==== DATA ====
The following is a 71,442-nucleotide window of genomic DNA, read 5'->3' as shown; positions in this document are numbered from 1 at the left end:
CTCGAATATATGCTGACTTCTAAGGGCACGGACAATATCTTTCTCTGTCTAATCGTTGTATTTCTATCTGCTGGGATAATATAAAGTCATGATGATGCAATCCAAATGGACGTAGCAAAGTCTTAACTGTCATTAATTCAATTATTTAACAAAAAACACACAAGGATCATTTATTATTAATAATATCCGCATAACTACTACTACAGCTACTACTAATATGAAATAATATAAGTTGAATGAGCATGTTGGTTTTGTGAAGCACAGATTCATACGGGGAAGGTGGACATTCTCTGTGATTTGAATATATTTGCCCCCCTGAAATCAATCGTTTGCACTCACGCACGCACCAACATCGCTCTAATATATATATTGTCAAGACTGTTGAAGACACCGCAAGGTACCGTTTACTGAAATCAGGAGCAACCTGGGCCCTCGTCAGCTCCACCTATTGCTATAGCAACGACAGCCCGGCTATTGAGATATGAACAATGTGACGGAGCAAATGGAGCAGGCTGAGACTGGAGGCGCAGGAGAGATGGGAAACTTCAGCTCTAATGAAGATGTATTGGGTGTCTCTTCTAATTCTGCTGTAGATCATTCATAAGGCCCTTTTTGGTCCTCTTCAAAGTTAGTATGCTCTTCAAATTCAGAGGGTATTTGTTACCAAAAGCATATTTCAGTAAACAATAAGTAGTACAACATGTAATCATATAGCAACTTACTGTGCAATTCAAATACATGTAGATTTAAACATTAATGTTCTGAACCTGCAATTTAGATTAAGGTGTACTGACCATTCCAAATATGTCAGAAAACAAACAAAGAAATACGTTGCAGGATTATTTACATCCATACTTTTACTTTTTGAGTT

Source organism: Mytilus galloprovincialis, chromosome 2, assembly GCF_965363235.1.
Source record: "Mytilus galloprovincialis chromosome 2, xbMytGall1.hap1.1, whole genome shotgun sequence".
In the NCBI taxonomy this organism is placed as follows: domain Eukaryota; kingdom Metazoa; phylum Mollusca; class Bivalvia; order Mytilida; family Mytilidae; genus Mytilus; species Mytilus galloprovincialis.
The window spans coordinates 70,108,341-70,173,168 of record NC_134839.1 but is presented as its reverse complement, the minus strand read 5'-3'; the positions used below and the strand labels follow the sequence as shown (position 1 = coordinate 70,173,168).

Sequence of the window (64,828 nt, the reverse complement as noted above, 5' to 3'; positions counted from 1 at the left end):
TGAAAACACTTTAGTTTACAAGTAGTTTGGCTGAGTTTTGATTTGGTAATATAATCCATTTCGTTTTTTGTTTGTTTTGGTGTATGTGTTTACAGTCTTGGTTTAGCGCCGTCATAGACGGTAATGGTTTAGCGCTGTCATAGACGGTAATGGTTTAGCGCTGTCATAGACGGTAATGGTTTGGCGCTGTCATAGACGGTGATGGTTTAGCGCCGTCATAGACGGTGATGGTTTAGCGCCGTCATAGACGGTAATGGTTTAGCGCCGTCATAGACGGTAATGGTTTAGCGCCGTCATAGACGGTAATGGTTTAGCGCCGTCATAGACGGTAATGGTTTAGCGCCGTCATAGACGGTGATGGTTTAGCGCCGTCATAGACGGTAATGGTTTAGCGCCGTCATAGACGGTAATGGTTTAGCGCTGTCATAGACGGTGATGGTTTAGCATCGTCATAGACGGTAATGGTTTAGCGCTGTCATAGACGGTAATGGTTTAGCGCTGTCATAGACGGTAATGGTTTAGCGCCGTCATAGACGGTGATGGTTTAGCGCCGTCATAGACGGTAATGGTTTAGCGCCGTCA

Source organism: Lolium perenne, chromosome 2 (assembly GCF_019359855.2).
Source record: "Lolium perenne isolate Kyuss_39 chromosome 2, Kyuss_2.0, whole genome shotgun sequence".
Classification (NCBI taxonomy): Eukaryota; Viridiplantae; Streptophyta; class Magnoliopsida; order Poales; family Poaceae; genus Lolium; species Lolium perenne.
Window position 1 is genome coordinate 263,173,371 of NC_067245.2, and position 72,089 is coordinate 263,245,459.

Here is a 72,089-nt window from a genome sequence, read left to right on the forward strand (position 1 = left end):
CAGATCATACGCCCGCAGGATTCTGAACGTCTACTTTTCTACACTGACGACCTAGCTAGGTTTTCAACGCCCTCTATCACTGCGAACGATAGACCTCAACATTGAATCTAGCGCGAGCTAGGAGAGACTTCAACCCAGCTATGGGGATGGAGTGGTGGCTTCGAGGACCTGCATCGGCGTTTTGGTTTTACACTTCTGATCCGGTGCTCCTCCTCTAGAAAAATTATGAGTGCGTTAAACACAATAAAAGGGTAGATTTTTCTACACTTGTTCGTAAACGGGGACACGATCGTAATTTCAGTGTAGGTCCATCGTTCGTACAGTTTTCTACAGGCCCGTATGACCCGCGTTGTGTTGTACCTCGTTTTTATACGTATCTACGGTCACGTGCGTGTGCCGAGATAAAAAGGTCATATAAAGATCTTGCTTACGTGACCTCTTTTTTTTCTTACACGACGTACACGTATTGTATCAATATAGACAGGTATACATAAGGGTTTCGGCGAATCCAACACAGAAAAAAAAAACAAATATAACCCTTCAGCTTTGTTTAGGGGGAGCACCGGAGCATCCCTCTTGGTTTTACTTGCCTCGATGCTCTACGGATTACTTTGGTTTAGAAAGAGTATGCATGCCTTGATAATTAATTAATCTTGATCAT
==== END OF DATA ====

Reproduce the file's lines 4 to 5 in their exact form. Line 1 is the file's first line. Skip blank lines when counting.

Source record: "Mytilus galloprovincialis chromosome 2, xbMytGall1.hap1.1, whole genome shotgun sequence".
In the NCBI taxonomy this organism is placed as follows: domain Eukaryota; kingdom Metazoa; phylum Mollusca; class Bivalvia; order Mytilida; family Mytilidae; genus Mytilus; species Mytilus galloprovincialis.